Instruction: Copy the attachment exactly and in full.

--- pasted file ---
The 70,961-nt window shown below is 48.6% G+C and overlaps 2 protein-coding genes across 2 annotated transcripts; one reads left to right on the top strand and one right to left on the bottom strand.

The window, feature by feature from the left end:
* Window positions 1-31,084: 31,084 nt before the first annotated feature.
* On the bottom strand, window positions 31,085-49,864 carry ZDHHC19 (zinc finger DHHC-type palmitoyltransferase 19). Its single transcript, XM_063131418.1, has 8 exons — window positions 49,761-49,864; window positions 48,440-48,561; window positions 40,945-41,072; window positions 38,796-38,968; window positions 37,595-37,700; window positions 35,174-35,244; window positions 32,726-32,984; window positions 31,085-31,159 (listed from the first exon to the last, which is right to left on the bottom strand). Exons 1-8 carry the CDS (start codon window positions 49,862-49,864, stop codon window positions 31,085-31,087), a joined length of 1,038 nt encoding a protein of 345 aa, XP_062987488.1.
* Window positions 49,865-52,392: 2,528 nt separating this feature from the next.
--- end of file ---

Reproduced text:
The 70,961-nt window shown below is 48.6% G+C and overlaps 2 protein-coding genes across 2 annotated transcripts; one reads left to right on the top strand and one right to left on the bottom strand.

The window, feature by feature from the left end:
* Window positions 1-31,084: 31,084 nt before the first annotated feature.
* On the bottom strand, window positions 31,085-49,864 carry ZDHHC19 (zinc finger DHHC-type palmitoyltransferase 19). Its single transcript, XM_063131418.1, has 8 exons — window positions 49,761-49,864; window positions 48,440-48,561; window positions 40,945-41,072; window positions 38,796-38,968; window positions 37,595-37,700; window positions 35,174-35,244; window positions 32,726-32,984; window positions 31,085-31,159 (listed from the first exon to the last, which is right to left on the bottom strand). Exons 1-8 carry the CDS (start codon window positions 49,862-49,864, stop codon window positions 31,085-31,087), a joined length of 1,038 nt encoding a protein of 345 aa, XP_062987488.1.
* Window positions 49,865-52,392: 2,528 nt separating this feature from the next.